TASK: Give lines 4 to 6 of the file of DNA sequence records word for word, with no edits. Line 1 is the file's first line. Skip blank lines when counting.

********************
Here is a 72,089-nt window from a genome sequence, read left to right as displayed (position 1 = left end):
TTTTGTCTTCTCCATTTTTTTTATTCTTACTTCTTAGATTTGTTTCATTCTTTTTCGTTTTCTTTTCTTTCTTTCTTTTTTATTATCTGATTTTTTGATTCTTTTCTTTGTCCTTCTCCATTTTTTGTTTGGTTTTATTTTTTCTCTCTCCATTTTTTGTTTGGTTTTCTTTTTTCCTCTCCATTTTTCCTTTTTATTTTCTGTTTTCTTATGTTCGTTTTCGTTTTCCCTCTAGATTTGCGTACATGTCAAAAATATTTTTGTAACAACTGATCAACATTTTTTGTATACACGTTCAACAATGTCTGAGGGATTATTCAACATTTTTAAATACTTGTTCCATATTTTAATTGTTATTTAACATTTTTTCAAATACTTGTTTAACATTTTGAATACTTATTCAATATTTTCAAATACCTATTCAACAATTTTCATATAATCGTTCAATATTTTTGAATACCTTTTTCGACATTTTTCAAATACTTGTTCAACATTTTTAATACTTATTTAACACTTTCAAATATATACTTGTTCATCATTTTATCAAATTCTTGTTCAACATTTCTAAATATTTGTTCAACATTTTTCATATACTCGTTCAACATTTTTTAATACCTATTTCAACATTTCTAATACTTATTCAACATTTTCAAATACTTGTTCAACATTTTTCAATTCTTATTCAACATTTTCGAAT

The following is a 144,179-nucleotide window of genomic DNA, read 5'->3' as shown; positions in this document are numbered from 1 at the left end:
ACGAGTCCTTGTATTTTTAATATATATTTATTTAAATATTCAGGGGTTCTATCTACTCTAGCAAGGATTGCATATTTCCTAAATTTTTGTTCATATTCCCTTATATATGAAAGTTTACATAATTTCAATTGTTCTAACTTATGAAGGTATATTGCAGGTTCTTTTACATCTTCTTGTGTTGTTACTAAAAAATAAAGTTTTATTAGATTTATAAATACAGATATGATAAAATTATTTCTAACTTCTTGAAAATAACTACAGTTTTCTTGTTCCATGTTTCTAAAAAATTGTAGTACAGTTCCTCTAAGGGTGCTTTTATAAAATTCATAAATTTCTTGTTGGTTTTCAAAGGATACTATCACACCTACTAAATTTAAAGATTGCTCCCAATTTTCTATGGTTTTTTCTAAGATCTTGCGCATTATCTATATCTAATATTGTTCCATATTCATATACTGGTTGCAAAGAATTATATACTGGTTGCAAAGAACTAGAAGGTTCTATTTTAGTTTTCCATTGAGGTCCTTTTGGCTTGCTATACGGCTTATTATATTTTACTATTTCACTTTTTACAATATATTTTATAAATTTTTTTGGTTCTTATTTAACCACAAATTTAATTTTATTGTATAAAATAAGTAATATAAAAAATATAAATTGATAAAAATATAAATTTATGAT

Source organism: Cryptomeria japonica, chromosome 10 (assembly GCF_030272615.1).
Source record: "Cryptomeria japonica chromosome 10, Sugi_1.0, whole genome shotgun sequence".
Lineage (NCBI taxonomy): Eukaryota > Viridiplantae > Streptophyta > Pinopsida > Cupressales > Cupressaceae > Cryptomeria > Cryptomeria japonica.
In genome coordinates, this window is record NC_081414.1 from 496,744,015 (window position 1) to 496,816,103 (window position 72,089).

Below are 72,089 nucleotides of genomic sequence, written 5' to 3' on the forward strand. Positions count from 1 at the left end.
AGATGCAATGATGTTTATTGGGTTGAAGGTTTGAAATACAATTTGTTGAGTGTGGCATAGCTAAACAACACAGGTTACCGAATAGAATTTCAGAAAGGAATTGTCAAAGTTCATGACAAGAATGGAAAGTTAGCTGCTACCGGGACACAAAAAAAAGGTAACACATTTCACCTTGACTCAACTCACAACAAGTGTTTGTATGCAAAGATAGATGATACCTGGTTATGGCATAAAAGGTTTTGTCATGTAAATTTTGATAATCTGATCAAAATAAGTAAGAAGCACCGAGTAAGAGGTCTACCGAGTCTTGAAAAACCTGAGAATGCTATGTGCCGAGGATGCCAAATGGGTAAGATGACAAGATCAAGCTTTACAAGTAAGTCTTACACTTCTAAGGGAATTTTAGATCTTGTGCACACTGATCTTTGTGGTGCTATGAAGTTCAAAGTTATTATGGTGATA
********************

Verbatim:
ACGAGTCCTTGTATTTTTAATATATATTTATTTAAATATTCAGGGGTTCTATCTACTCTAGCAAGGATTGCATATTTCCTAAATTTTTGTTCATATTCCCTTATATATGAAAGTTTACATAATTTCAATTGTTCTAACTTATGAAGGTATATTGCAGGTTCTTTTACATCTTCTTGTGTTGTTACTAAAAAATAAAGTTTTATTAGATTTATAAATACAGATATGATAAAATTATTTCTAACTTCTTGAAAATAACTACAGTTTTCTTGTTCCATGTTTCTAAAAAATTGTAGTACAGTTCCTCTAAGGGTGCTTTTATAAAATTCATAAATTTCTTGTTGGTTTTCAAAGGATACTATCACACCTACTAAATTTAAAGATTGCTCCCAATTTTCTATGGTTTTTTCTAAGATCTTGCGCATTATCTATATCTAATATTGTTCCATATTCATATACTGGTTGCAAAGAATTATATACTGGTTGCAAAGAACTAGAAGGTTCTATTTTAGTTTTCCATTGAGGTCCTTTTGGCTTGCTATACGGCTTATTATATTTTACTATTTCACTTTTTACAATATATTTTATAAATTTTTTTGGTTCTTATTTAACCACAAATTTAATTTTATTGTATAAAATAAGTAATATAAAAAATATAAATTGATAAAAATATAAATTTATGAT

Source organism: Cryptomeria japonica, chromosome 10 (assembly GCF_030272615.1).
Source record: "Cryptomeria japonica chromosome 10, Sugi_1.0, whole genome shotgun sequence".